This is kind of a long story, one that doesn't yet have an ending so I am opting to break it into parts. Here is Part 1.
Things were looking up, mostly.
I went on a fabulous vacation to St. Martin with friends. Though hard, I survived a year of sad anniversaries. I moved to a new apartment I love and had a mother-daughter trip to Italy in my immediate future.
But there were issues. I had been full-on sick three times since December 2015 (and as I write this, I seem to be getting sick again). And I had this nagging, super-specific pain in my right side. It made me grimace each time I moved from sitting to standing, but then disappeared.
While at the chiropractor, I asked him to be careful around the sore spot. When I left the office, it was with his strong recommendation that I see my general practitioner to rule out sub-acute appendicitis. Sigh.
A few days later, I did see my doctor and after an examination, he asked me to go to the Emergency Room versus waiting a few more days to schedule an outpatient CT scan.
[For my readers outside the US, know that the words Emergency Room fill us with dread as it typically means hours of waiting around with other suffering people, many of whom you wouldn't want to encounter in a dark alley. In NYC, it tends to be much, much worse.]
Fortunately I was seen relatively quickly at the ER. In fact, I was initially treated like quite the princess, being assigned a large, private examination room. They efficiently made plans for me to get the CT scan, inserting an IV and giving me a little pitcher of gross contrast-laced water to gulp.
I felt silly for being in the ER, surrounded by sick people needing treatment when I felt more or less fine. My biggest problem seemed like whether or not to tell my mother what was happening now or later.
When I was taken for my CT scan, they warned me that an infectious (!) patient was coming in so I would not be luxuriating in my palace of privacy complete with a flat screen TV while I waited for results. And that's how it came to be that I was lying on a gurney in a busy corridor next to a drunk old man who looked way too much like Bill Cosby when I got the news.
The very kind physician assistant Cedric who had been leading my case had to end his shift at 8 pm by telling me that while my appendix looked healthy, the scan found a large adrenal mass. He looked as stunned as I felt. I worried that I had ruined his night as I went from his healthiest patient to potentially his sickest.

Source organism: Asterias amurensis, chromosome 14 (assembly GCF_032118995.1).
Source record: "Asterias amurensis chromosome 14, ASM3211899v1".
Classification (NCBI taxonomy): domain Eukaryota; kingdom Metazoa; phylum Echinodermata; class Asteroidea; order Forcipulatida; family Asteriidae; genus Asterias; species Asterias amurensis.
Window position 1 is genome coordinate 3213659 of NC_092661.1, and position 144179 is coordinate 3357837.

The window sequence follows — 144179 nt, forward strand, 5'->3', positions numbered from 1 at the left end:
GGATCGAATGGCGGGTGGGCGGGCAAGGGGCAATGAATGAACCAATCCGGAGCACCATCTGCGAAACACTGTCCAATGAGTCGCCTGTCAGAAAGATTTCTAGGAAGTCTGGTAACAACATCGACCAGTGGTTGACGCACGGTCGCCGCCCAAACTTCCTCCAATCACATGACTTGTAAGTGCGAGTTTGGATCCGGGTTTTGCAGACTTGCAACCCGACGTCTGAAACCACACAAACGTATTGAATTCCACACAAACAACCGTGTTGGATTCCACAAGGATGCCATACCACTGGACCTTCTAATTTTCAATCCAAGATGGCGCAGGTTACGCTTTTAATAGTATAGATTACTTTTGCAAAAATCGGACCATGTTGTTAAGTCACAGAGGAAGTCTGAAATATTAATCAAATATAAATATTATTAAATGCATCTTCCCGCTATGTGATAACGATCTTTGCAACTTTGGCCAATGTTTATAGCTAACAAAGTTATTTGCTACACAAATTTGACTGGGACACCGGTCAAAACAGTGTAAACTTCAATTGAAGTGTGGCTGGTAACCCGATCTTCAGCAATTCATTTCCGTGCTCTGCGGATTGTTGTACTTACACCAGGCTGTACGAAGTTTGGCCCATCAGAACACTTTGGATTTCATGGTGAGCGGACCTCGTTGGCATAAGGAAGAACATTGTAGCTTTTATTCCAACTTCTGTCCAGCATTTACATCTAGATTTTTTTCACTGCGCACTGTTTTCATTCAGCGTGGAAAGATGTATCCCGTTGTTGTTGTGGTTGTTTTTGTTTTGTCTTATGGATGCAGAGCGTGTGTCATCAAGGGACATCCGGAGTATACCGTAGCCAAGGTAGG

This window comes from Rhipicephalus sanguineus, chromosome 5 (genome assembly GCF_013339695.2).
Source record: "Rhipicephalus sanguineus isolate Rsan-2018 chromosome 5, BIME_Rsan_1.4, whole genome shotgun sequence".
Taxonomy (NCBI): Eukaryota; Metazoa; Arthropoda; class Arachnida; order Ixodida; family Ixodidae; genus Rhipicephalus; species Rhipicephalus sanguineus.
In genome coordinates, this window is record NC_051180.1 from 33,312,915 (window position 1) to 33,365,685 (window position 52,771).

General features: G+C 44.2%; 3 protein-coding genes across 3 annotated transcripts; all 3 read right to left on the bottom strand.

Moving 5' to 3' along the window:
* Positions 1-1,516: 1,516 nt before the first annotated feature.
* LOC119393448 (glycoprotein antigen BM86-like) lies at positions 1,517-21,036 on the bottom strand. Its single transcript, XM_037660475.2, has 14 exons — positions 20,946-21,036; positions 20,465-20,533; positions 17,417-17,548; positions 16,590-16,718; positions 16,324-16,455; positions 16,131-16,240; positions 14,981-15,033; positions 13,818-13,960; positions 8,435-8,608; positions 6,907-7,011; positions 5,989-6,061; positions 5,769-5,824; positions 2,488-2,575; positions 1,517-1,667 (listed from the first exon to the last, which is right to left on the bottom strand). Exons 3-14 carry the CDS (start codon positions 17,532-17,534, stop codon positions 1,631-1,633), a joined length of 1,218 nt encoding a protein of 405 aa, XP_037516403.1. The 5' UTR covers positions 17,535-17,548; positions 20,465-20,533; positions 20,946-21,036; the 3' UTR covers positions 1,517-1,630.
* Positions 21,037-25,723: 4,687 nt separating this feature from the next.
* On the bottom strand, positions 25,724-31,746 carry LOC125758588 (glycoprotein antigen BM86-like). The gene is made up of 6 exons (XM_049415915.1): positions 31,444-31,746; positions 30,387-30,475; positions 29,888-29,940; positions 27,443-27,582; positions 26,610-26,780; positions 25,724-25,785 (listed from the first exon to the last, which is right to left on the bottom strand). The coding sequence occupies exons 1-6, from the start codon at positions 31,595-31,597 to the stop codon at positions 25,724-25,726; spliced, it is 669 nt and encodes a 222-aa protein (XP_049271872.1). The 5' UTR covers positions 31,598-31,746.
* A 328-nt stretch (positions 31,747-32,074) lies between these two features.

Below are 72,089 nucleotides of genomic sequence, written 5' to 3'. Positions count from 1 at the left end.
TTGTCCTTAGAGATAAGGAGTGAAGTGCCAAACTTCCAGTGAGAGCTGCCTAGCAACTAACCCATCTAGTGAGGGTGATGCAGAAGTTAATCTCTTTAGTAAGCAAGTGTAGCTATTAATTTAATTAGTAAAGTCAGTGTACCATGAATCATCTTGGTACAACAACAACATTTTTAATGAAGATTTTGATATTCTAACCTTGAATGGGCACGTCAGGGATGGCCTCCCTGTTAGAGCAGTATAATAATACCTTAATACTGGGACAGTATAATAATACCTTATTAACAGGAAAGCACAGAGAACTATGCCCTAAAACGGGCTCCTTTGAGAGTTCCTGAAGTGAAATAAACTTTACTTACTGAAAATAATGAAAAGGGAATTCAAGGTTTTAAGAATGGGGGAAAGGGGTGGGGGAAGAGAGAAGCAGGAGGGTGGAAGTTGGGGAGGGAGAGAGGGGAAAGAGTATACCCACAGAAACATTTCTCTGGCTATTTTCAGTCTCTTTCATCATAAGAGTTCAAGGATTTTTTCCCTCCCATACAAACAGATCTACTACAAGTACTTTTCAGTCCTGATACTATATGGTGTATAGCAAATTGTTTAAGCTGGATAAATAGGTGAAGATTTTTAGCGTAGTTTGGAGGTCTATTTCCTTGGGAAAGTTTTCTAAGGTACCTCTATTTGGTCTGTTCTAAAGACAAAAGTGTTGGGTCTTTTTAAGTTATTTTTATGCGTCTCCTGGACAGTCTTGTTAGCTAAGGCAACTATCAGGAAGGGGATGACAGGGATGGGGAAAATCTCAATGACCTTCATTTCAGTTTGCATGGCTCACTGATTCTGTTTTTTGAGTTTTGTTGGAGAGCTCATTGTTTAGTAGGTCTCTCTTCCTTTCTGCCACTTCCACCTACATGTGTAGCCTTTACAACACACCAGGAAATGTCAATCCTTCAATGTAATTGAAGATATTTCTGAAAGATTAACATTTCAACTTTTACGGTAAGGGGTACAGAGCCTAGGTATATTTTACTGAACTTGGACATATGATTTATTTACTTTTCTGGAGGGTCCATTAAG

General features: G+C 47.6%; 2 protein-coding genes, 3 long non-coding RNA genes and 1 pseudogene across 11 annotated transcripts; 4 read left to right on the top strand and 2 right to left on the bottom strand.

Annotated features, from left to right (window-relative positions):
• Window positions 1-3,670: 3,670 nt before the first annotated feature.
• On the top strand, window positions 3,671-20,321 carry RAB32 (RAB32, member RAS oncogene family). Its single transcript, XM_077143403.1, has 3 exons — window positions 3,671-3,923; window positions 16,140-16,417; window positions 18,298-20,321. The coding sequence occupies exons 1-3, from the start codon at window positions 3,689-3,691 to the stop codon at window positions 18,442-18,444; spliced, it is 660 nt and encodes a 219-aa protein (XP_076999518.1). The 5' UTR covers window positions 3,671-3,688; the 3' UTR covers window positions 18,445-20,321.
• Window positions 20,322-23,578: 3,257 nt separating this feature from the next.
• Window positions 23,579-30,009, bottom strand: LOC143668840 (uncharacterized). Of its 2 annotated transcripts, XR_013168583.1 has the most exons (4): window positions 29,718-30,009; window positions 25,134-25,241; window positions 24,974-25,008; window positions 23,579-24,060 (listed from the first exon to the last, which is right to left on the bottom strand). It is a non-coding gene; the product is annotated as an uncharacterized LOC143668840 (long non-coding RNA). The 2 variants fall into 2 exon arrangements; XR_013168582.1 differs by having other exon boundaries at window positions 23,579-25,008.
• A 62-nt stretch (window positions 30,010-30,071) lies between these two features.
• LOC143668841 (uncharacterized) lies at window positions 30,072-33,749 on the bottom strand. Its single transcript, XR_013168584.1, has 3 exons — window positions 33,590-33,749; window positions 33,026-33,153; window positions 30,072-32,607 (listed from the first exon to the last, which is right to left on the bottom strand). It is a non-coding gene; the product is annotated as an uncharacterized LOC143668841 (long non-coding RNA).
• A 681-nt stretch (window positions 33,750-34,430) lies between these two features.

Before I could even begin to process the news, "Bill Cosby" bellowed for a nurse until one brought him a bottle to pee in. And that's what he did, just four or five feet behind my now-spinning head.
After I got the news about my adrenal mass, time seemed to both slow down and speed up.
Cedric had paged Surgery for a consult, he told me before leaving the hospital at 8pm, the end of his shift. I had arrived at the ER around 4:30pm and up until this point, I had been given a steady amount of attention and was rarely left alone for long.
But then I was left waiting, and waiting, and waiting. Drunk Bill Cosby alternately bellowed and snored. Nurses and doctors would move my gurney out of the way so they could access one of the computer terminals. A nurse noticed me quietly crying and gave me tissues. Tiny, thin, papery, terrible hospital tissues.
When the nurse asked about my tears, I told her about the 14+ centimeter mass in my belly and the sad year my mother and I had just lived through.
How could I put my mother through more pain, I wondered?
I told the nurse that I was worried about whether or not I would need to have surgery immediately. I asked myself if I should wait to tell my mother anything beyond the fact that I was at the ER. After all, it was now after 9 pm and Mom was a two hour drive away in Pennsylvania.
The nurse, while sympathetic, had work to do and she soon left me on my own.
Hours passed and no surgeons came to talk to me. Crying wasn't helping so I did what I often do: I turned to humor. I spoke to anyone who made eye contact with me (other than Bill Cosby, I mean).
"Shouldn't the surgeons be dying to talk about my tumor? It's HUGE!" I asked a nurse in mock outrage while actually wondering why no doctors were rushing to talk to me. Didn't they want to take ownership of my case? Wasn't I more interesting than the old, old woman with pneumonia?
"Wow! I'll have flat abs after my surgery, right?" I craved connection, but laughter would do.
I was finally released from the hospital around 12:30 am. that night
A surgical resident and her attending had come by around 11:30 to explain that my surgery wasn't "emergent" and that further testing would be needed before it would even be scheduled. While their concern with my condition was evident, I didn't get the sense that they were all that impressed with my massive mass and it left me feeling a bit annoyed. But at least I got to go home--once they took more blood and a second urine sample. Fantastic.
Before I could leave, I had to change clothes in the nearest restroom which, despite the best efforts of the hospital's custodial staff, was persistently disgusting thanks to the parade of drunk homeless men, and elderly people with poor vision and even worse aim. After hours of lying in the black skirt I had worn to work with a hospital gown on top, I wasn't about to get picky. All I wanted was to go home and cry into higher quality tissues.
I requested an Uber to Brooklyn.